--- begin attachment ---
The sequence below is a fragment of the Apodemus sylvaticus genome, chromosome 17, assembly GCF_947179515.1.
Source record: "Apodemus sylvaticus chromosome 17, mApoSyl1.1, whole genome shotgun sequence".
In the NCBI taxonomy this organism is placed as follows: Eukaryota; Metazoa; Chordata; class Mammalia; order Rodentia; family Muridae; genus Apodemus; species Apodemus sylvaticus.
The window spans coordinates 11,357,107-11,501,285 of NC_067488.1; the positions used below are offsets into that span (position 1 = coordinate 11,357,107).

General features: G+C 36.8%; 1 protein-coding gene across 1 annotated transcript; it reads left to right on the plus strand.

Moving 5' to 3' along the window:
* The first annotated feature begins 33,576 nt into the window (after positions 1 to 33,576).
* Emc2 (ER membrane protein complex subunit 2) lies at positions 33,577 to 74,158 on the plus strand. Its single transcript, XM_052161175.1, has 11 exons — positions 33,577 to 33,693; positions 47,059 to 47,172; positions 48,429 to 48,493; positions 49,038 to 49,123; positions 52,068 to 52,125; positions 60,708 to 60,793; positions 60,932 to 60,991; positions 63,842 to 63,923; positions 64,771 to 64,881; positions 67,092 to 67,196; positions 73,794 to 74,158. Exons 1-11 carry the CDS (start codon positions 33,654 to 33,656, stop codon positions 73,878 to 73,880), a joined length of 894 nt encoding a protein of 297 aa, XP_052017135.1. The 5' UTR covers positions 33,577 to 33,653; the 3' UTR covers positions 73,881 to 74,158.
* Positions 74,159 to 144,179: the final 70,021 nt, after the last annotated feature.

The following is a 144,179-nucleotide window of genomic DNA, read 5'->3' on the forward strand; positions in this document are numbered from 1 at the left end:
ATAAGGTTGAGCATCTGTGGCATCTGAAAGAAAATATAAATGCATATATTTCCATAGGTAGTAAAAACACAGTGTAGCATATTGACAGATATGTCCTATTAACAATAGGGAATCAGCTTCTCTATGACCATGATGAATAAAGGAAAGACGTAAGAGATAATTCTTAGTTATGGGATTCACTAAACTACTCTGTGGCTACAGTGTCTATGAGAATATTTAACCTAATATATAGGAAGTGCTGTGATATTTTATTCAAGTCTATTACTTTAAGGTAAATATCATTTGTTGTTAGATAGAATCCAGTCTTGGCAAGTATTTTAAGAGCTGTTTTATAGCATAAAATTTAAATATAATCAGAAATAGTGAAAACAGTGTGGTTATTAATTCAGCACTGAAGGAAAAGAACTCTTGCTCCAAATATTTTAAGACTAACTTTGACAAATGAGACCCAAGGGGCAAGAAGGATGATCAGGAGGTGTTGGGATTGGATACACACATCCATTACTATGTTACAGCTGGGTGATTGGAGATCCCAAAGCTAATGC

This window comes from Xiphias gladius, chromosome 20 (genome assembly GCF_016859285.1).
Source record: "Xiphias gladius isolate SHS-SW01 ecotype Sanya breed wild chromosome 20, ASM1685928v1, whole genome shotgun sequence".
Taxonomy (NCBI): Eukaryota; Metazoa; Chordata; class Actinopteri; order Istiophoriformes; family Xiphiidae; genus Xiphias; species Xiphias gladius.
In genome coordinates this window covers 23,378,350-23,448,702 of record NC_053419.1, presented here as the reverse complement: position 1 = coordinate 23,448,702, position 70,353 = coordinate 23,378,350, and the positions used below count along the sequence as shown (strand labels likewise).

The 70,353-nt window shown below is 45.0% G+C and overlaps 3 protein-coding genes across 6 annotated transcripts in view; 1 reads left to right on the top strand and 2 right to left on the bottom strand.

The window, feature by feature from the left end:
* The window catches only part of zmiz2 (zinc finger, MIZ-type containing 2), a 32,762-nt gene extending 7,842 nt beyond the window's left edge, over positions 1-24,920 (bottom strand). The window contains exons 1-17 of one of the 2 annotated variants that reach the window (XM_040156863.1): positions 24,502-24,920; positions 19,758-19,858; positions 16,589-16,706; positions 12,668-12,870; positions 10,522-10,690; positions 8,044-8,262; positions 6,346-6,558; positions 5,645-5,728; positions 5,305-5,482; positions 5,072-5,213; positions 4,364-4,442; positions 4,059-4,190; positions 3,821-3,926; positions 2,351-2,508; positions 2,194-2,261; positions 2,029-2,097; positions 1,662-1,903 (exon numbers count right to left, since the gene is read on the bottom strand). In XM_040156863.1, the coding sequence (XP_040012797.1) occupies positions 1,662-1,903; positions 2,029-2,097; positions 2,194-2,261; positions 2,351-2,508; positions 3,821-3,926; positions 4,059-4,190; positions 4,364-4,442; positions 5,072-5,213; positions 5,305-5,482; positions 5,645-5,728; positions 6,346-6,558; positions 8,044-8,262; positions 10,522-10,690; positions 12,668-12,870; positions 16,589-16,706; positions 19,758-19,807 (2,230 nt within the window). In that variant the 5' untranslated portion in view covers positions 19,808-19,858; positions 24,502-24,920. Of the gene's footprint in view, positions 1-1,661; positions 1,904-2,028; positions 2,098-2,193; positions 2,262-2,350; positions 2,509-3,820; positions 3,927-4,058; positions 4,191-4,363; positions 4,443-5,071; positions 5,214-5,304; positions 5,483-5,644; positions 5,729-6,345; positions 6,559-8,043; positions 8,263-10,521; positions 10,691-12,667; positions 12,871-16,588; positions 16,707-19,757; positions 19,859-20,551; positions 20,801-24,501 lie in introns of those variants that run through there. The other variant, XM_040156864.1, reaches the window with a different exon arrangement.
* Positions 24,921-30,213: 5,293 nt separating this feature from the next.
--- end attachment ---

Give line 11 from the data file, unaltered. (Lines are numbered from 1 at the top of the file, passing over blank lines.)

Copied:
ATAAGGTTGAGCATCTGTGGCATCTGAAAGAAAATATAAATGCATATATTTCCATAGGTAGTAAAAACACAGTGTAGCATATTGACAGATATGTCCTATTAACAATAGGGAATCAGCTTCTCTATGACCATGATGAATAAAGGAAAGACGTAAGAGATAATTCTTAGTTATGGGATTCACTAAACTACTCTGTGGCTACAGTGTCTATGAGAATATTTAACCTAATATATAGGAAGTGCTGTGATATTTTATTCAAGTCTATTACTTTAAGGTAAATATCATTTGTTGTTAGATAGAATCCAGTCTTGGCAAGTATTTTAAGAGCTGTTTTATAGCATAAAATTTAAATATAATCAGAAATAGTGAAAACAGTGTGGTTATTAATTCAGCACTGAAGGAAAAGAACTCTTGCTCCAAATATTTTAAGACTAACTTTGACAAATGAGACCCAAGGGGCAAGAAGGATGATCAGGAGGTGTTGGGATTGGATACACACATCCATTACTATGTTACAGCTGGGTGATTGGAGATCCCAAAGCTAATGC